Sticky Posts In WordPress
As of WordPress version 2.7 you've been able to assign some posts to be sticky, a sticky post will make sure that this post appears at the top of the list of posts.
If you use your WordPress site as a normal blog and have a list of posts of the homepage of your site, making a post sticky will ensure that this post appears at the top of the list.
To make a post sticky all you have to do is click the checkbox on the edit posts screen.
In the visibility dropdown there is a checkbox called Stick this post to the front page, check this box and click update to make the post sticky. Now return to the homepage of your site and you will see this post at the top of the screen.
This updates a option on the wp_options table, this is stored in a meta option under sticky_posts, where it will store a list of all sticky post IDs.
Get All Sticky Posts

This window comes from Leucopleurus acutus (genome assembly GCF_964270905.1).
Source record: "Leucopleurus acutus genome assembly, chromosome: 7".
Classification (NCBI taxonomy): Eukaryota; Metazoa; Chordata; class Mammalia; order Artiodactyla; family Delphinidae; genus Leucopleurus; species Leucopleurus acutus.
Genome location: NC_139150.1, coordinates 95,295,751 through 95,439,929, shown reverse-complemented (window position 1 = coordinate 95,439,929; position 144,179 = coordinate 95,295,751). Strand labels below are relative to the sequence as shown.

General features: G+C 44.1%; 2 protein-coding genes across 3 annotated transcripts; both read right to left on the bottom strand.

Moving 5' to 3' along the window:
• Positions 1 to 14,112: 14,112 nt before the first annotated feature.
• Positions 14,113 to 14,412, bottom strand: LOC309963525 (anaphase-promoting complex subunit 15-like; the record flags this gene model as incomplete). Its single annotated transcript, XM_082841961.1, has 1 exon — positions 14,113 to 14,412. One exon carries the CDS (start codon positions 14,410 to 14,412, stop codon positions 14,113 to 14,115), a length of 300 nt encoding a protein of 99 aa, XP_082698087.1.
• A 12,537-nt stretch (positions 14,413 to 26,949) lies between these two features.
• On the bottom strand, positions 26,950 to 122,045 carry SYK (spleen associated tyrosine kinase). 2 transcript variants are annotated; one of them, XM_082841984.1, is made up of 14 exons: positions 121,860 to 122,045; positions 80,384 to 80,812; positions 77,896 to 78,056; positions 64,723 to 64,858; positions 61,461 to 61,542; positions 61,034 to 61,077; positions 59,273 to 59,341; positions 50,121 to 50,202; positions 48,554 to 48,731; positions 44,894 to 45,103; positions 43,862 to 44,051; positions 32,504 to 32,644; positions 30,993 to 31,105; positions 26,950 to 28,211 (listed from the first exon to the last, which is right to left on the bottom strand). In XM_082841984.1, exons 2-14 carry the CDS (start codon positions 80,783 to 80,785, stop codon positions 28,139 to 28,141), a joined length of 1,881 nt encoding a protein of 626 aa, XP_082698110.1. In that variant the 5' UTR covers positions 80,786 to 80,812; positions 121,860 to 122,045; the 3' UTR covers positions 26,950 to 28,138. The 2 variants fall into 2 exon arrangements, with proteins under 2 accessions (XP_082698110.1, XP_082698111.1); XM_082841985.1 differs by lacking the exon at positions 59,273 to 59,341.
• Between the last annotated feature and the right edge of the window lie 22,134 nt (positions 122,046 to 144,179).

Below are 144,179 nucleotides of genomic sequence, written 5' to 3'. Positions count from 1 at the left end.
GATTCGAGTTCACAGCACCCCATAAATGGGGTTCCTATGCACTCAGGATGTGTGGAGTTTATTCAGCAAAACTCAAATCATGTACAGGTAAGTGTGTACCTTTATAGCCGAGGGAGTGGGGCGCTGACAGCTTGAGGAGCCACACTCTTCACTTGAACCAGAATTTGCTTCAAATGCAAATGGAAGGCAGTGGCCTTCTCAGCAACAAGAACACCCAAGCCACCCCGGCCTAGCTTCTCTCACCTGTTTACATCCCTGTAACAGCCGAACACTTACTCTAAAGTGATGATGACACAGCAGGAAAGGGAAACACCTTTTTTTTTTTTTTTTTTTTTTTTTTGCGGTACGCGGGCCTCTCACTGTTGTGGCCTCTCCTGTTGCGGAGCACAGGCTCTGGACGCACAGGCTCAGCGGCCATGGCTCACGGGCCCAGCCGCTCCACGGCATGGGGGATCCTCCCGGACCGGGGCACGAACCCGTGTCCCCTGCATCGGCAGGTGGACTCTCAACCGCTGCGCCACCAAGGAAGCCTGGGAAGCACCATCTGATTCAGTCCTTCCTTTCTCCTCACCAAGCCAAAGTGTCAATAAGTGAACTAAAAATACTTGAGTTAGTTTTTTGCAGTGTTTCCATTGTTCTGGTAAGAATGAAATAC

As all the sticky posts are stored in the wp_options table we can use the WordPress get_option( 'sticky_posts' ) function to return all the sticky post ID's on your WordPress site.
$sticky = get_option( 'sticky_posts' );
Programmatically Assign Post As Sticky
If for example you are writing a script to do a mass import into WordPress then you would be creating new post items programmatically by using the function wp_insert_post( $post ).
The argument that you pass into this function is all the settings that you can assign to your post such as the title, body, categories etc. But there isn't an argument to make the post sticky from these settings.
To programmatically make a post sticky you need to use another function on the post ID. WordPress comes with a function to do just this job, by using the function stick_post( $id ), you can make any post sticky.
The return of the wp_insert_post() function will be the new post ID that was added to the database, you can now use this value on the sticky_post() function.
$id = wp_insert_post( $postArgs ); stick_post($id);
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